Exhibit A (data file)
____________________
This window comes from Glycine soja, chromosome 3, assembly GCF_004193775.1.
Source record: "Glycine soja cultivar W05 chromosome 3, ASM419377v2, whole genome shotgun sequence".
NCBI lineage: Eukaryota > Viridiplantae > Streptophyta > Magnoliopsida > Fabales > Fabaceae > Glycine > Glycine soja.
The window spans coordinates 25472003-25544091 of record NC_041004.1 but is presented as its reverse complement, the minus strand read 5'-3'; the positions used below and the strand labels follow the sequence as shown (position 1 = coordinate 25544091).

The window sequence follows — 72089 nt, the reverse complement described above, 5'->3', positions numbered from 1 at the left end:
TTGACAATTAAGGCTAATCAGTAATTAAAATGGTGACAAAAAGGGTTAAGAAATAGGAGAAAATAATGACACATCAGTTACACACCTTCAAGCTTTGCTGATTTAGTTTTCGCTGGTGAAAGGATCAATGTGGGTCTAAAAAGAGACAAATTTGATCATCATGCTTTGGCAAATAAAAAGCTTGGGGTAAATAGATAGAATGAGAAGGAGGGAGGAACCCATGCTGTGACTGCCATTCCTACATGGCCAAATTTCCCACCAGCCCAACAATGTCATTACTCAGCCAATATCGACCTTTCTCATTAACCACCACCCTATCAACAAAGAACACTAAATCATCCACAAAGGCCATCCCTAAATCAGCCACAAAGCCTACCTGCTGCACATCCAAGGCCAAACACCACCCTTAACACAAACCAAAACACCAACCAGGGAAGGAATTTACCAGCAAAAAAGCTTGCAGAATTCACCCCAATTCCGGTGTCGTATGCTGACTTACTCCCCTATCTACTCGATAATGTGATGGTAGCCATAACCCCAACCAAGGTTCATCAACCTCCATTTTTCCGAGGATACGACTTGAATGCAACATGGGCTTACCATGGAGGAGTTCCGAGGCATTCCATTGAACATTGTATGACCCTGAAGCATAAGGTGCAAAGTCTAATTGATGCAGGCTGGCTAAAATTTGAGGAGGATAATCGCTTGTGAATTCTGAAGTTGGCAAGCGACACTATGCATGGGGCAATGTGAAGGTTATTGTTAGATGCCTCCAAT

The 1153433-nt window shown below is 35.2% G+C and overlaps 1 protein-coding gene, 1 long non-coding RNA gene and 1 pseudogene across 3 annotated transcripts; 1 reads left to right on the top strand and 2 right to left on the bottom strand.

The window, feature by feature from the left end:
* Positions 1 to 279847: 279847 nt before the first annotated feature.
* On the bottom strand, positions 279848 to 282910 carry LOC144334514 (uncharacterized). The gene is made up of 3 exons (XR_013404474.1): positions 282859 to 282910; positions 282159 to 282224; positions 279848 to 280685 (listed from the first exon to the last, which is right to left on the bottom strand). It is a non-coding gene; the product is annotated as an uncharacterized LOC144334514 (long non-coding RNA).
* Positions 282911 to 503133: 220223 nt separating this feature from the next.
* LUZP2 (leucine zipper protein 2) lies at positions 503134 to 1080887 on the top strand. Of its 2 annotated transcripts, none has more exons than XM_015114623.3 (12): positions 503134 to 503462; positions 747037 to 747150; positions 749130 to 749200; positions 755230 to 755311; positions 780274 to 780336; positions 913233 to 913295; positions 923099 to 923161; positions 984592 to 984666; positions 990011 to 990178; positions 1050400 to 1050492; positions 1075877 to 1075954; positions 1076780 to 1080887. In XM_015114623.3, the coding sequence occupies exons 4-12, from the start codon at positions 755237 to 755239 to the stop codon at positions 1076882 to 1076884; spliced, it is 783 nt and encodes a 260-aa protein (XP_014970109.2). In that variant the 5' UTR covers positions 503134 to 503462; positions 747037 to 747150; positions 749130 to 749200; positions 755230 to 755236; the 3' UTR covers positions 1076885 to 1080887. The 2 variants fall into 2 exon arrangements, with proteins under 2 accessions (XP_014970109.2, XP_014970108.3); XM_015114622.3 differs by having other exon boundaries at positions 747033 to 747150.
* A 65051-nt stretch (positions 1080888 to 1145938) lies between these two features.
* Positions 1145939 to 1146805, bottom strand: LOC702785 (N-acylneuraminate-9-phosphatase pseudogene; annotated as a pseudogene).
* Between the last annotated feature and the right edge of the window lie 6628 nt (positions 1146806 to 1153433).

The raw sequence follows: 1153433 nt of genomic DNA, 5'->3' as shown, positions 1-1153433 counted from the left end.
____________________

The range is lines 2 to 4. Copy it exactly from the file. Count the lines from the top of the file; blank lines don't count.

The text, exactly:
Source record: "Glycine soja cultivar W05 chromosome 3, ASM419377v2, whole genome shotgun sequence".
NCBI lineage: Eukaryota > Viridiplantae > Streptophyta > Magnoliopsida > Fabales > Fabaceae > Glycine > Glycine soja.
The window spans coordinates 25472003-25544091 of record NC_041004.1 but is presented as its reverse complement, the minus strand read 5'-3'; the positions used below and the strand labels follow the sequence as shown (position 1 = coordinate 25544091).